March 29, 2019
403(b) Retirement Plans and Fiduciary Standards
If you, or your spouse, are employed by a public school district, or a charity, or a foundation, or a church based enterprise, you need to read this.
First, a 403(b) plan is a defined contribution retirement plan established and maintained for employees of certain governmental employers (hospitals, public schools, etc.), churches, and 501(c)(3) tax-exempt organizations. Money goes in before tax when it's withheld from your paycheck, it grows tax deferred inside your account, and then gets taxed as income when you take distributions.
Most defined benefit and defined contribution plans are subject to the Employee Retirement Income Security Act (ERISA). Among other things, ERISA plans subject those who control plan assets to fiduciary standards and responsibilities.
A fiduciary standard means that any action or advice must be in the clients best interest. Absent a fiduciary standard, advisers are free to recommend stuff that might or might not be appropriate. It's a much lower standard.
Under the Obama administration, rules from the Department of Labor (DoL) were proposed that imposed a fiduciary standard on any individual or company engaged in advice with respect to 'retirement plans'.
As you might expect, Wall Street companies, insurance companies and Broker/Dealer organizations were opposed to this from the beginning. They didn't and don't want to be held accountable for bad behavior by their agents.
The rule was supposed to go into effect nationally April 10, 2017. However, the Trump Administration said the rule was onerous and would be delayed if not removed.
While my comments here are focused on 403(b) plans, it should be remembered that participants in
401(k) plans, 457 plans, and the
Thrift Savings Plan, the defined contribution plan for government employees, both civilian and military, are subject to ERISA.
Despite all this, a little known feature or exemption to the DoL rule was that it didn't apply to certain 403(b) accounts. 403(b) plans sponsored by governmental and public education employers are exempt from ERISA. 403(b) plans sponsored by religious organizations are also exempt but may elect ERISA coverage.
Why I'm telling you all this is because some of you may be participants in a 403(b) plan. There is no overt reason for you to be suspicious of either your employer or whomever they have chosen to administer your plan, or interact with you as a participant.
But as a financial planner who has embraced the idea that all of us in financial services should be held to a fiduciary standard, it would be awkward if something bad happened and you failed to better understand the rules that apply to your retirement accounts.
As someone who actively teaches retirement planning to those with limited financial literacy, to me this is a red flag. It may turn out that your advisor is only incidentally involved in your 403(b) plan. It's established case law that anyone who asserts they are a fiduciary will be held to a fiduciary standard.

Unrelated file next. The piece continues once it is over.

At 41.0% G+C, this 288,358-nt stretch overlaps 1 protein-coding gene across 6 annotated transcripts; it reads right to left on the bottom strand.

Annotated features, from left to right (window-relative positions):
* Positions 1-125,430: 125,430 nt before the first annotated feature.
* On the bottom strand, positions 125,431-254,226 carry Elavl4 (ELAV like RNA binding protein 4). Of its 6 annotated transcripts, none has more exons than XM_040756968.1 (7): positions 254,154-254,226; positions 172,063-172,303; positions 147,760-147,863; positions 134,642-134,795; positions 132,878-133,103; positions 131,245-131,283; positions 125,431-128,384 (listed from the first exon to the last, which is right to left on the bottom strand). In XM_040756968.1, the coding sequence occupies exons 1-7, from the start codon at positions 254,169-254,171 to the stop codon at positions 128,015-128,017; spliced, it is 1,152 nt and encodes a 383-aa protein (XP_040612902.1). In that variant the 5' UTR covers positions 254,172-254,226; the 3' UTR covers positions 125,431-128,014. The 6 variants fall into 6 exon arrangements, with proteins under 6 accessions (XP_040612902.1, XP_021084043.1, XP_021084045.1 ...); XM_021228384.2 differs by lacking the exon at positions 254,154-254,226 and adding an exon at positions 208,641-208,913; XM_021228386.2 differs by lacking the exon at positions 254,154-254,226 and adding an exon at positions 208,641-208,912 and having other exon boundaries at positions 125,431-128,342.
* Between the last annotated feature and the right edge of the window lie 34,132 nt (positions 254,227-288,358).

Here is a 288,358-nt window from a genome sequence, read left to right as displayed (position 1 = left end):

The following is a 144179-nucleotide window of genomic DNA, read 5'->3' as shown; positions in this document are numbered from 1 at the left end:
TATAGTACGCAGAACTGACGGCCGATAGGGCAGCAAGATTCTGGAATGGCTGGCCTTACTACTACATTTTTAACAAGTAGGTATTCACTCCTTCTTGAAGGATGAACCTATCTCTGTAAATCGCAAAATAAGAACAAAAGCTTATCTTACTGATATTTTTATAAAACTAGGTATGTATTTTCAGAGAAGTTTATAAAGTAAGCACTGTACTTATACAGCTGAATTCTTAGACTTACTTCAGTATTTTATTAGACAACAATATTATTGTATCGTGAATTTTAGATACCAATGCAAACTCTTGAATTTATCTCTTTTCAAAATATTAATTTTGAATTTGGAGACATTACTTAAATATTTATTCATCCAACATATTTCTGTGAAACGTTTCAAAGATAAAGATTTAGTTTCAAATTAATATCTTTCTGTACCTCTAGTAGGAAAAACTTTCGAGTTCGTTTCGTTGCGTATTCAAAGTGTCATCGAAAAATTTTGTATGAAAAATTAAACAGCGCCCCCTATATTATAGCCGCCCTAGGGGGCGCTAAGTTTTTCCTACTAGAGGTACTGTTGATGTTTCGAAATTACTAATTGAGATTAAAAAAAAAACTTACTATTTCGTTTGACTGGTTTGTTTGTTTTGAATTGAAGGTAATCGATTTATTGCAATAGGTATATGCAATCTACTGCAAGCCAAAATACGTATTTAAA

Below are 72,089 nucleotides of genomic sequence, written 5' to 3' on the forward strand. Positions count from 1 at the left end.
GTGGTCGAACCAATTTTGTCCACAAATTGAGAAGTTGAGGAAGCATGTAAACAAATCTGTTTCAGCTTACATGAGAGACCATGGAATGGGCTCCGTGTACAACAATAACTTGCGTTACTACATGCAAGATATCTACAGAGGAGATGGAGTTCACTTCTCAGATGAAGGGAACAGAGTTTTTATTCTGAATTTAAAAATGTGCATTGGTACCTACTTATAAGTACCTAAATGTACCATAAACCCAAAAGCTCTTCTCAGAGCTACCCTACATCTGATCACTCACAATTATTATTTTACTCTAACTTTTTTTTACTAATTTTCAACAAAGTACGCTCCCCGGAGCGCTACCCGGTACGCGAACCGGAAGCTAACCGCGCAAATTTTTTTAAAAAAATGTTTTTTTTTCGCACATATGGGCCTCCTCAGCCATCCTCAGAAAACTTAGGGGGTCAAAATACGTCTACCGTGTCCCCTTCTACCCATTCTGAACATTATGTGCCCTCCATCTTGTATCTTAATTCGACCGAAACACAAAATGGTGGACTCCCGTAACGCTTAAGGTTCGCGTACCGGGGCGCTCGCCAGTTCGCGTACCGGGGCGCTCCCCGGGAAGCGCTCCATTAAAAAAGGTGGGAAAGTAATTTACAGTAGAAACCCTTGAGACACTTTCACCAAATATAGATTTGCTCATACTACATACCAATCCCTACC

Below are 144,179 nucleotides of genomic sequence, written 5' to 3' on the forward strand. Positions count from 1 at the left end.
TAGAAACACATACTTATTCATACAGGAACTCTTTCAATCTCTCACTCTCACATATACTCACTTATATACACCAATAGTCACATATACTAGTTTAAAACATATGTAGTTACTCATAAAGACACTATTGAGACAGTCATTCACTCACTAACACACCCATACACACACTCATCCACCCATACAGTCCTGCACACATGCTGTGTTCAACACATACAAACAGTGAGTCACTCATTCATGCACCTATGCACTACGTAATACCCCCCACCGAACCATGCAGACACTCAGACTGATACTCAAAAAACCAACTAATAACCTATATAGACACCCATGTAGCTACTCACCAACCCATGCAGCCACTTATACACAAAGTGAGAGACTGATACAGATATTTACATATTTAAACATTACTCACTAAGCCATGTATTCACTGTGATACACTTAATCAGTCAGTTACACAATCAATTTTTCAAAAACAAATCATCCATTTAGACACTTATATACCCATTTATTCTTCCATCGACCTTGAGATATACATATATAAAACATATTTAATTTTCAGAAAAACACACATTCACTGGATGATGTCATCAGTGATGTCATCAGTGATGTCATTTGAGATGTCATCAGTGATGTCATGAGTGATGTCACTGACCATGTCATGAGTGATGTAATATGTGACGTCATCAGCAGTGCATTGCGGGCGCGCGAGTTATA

Know that your advisor may claim to be a fiduciary and acting in your best interest. And as such, that makes him/her a fiduciary. But also know his/her employer may NOT be, and if you subsequently have a problem, you may have to collect proven damages from the agent, because his/her employer may not be bound to a fiduciary standard.
Contrary to all this, many in the industry are pushing for everyone operating in financial services to be held to a fiduciary standard. After the Department of Labor proposed rules were withdrawn, there were arguments made that the Securities and Exchange Commission, the SEC, should come forward and be responsible for creating and articulating fiduciary standards for Broker/Dealers and Registered Investment Advisory Firms. It has not happened yet and is unlikely to happen anytime soon.
At one point I owned my own RIA firm, in my case under rules created by the State of Florida, that imposed a fiduciary standard on my behavior as an Investment Adviser. But if my firm had grown large enough to become supervised by the SEC instead, that would have been OK.
All of this is to remind you that we still live in a buyer beware world. There is no expectation you will educate yourself to the extent you fully understand all the ins and outs that I've spent 43 years learning. But if you choose to find someone to work with, one of the questions you must ask them before you agree to have them as your advisor, is whether they, and their employer, are fiduciaries.
Tony Kendzior, CLU, ChFC
Got a question for Tony? Go to the "Retirement Talk with Tony" thread in our forums.